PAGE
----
Anarchism

Most anarchists however, do not grow out of their ideals, because his ideals have substance, because they are realistic. At the core of anarchism are the ideas that all people should be free and equal, that all people should be rewarded for the work they do, that all people have the right to self determination, and that the success of a community should be measured by the health, freedom, and happiness of the members, and by how they achieve and maintain their community, at the expense of others, or by their own labor. These are principles that are subject to adaptation as we grow and learn, and so we can change constantly over our lives while working towards these things. There are anarchists who are 18 and there are anarchists who are 90, because we have no party line to stick to, and we identify as anarchists throughout radical changes in how we feel these goals can best be worked towards. Malatesta says, “better disunited than badly united”, and in that spirit we work with the people whose values we share. We unite with people who we find agreement with while still retaining our individual differences that lead to discussion and development of our ideas. With that in mind there are some things that all anarchists share in common.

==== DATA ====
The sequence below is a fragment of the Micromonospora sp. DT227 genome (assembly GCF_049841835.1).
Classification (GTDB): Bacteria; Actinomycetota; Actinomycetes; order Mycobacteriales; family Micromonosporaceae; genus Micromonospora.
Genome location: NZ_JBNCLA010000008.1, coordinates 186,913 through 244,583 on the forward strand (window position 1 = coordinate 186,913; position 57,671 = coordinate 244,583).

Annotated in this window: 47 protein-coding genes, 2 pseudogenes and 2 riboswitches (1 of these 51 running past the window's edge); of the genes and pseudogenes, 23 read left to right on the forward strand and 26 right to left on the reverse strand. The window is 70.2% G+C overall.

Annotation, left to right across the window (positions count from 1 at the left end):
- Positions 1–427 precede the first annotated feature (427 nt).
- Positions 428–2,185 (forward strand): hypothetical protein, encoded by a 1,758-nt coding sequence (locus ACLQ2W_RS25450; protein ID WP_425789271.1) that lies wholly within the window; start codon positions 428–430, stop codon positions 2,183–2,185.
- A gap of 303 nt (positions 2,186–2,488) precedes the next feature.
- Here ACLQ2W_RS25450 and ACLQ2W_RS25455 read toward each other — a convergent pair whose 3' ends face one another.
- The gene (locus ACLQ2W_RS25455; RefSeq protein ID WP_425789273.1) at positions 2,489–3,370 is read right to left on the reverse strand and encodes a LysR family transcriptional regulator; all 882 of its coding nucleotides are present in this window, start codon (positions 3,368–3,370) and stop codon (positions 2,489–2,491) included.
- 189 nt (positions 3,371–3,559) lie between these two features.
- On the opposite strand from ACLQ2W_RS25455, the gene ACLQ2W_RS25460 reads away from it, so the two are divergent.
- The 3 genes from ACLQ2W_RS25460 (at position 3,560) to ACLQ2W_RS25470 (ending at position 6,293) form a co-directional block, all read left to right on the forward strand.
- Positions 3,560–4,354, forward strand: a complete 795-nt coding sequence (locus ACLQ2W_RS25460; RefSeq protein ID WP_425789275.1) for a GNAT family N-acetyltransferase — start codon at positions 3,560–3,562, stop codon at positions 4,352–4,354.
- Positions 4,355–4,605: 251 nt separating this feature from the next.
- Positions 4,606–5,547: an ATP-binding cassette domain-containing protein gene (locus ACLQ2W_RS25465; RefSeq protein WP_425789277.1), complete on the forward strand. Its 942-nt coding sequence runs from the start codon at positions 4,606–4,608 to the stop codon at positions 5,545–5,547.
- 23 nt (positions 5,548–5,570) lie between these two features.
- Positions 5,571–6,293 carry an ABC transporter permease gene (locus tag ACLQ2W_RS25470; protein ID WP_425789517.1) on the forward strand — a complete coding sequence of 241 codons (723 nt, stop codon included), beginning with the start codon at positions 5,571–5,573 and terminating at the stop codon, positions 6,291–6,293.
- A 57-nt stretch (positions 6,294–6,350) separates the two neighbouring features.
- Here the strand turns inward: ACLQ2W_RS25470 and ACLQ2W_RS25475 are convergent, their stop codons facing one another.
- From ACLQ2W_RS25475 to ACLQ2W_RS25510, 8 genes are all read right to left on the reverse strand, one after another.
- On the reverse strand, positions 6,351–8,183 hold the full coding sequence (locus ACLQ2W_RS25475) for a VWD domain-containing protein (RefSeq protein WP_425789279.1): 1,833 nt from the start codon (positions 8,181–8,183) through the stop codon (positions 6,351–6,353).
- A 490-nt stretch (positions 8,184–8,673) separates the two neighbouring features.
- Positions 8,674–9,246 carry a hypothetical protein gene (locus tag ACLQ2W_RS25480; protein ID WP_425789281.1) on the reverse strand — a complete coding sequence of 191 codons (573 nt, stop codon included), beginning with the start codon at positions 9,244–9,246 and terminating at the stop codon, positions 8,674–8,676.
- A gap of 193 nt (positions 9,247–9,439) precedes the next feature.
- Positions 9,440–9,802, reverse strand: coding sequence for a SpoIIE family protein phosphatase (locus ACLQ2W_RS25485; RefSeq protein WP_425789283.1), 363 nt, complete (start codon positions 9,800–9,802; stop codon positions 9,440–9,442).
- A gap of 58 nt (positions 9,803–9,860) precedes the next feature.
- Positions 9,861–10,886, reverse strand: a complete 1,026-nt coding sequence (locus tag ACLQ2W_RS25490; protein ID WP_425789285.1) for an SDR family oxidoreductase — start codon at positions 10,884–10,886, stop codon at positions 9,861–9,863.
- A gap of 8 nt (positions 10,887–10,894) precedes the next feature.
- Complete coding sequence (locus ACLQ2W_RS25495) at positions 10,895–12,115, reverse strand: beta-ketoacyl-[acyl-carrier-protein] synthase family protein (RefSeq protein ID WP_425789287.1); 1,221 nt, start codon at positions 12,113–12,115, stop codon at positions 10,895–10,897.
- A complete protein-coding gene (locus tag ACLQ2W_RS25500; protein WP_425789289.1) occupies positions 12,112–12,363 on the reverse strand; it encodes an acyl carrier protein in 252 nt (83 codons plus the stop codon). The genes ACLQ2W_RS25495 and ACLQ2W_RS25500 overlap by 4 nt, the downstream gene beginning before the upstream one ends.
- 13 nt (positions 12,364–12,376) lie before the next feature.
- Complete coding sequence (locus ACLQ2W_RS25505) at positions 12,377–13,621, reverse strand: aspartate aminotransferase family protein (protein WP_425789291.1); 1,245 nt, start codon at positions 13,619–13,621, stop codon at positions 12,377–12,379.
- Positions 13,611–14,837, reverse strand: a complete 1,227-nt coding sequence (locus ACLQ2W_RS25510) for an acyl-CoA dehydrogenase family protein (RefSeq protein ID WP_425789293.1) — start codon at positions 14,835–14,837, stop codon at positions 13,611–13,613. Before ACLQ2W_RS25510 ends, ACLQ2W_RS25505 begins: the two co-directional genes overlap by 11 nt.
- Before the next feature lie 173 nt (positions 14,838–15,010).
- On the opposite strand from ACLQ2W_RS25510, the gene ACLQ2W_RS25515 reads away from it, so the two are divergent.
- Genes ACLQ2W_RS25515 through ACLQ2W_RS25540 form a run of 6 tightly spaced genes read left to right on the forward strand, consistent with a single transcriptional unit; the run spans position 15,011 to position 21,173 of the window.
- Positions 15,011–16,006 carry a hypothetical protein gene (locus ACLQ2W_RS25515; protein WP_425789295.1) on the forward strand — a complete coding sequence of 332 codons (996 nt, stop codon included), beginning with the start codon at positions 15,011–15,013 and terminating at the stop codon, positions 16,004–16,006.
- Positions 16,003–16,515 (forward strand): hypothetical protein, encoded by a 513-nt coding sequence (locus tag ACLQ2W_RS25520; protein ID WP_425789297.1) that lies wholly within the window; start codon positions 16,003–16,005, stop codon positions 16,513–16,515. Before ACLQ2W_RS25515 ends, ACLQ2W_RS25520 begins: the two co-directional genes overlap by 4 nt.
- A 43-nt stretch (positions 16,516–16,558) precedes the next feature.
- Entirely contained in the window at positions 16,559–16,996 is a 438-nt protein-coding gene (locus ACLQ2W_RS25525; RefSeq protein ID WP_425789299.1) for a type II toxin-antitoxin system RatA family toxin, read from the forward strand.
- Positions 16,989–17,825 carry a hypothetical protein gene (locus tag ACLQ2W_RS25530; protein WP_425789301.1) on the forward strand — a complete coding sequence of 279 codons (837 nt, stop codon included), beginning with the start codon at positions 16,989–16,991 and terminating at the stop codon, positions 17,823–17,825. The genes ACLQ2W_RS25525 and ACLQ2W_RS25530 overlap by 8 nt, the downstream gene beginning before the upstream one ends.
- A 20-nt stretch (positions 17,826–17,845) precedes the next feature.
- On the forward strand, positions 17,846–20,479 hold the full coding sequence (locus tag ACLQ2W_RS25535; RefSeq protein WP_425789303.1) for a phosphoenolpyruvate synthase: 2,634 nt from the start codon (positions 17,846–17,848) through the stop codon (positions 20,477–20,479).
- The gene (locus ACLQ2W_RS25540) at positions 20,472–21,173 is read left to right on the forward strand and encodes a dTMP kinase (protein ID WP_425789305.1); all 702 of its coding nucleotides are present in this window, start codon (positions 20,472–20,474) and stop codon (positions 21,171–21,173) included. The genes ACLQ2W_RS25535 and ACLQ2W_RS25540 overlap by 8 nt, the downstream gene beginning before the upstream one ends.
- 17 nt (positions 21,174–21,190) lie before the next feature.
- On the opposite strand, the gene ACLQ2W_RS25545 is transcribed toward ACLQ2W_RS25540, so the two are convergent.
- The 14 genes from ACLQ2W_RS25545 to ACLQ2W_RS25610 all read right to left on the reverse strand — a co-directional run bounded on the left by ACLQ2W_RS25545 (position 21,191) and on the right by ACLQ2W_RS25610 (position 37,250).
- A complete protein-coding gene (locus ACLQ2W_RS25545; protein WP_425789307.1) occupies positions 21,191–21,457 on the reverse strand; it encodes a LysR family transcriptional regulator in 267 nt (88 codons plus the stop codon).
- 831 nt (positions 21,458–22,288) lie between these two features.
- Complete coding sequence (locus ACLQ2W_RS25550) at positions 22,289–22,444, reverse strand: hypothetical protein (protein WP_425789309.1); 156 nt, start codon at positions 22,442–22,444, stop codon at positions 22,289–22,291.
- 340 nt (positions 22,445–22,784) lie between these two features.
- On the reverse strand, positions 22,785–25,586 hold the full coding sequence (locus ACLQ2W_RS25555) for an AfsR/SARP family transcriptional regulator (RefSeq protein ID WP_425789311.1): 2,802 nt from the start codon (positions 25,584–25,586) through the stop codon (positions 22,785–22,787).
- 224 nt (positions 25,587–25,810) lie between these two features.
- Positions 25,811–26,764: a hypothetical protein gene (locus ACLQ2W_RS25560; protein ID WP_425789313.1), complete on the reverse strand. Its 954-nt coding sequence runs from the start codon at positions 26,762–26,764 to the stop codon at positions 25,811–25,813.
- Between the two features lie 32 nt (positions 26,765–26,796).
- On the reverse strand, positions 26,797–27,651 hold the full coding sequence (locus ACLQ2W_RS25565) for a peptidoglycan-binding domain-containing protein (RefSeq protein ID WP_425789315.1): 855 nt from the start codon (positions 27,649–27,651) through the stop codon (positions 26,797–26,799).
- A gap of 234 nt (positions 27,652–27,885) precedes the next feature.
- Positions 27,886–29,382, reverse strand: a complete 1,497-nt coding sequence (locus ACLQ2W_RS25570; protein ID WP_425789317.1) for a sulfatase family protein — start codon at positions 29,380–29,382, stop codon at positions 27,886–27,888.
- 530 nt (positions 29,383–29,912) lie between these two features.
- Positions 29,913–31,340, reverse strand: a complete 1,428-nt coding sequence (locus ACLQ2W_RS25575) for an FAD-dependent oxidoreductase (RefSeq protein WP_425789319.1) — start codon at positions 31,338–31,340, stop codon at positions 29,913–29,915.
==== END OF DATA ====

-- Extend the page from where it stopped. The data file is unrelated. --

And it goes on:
Anarchists feel that government is inherently conservative and hinders the natural inventive tendencies of the human spirit. Rigid structure does nothing for people. Enclosed, we are useless and can do nothing but compete, lost in bureaucracy and hierarchy we can seek only to improve our own material condition; free and equal, we can work for the material and social wellbeing of people everywhere. We promote the idea of federalist organization, where worker’s councils, community councils, and regional councils communicate and organize through their own free will. These councils should have no authority to lead or direct past the extent that people accept and want to follow the suggestions they put forward. We believe in mutual aid, meaning that people help each other when help is needed and trade or give extra goods that can’t be produced in various areas but are needed.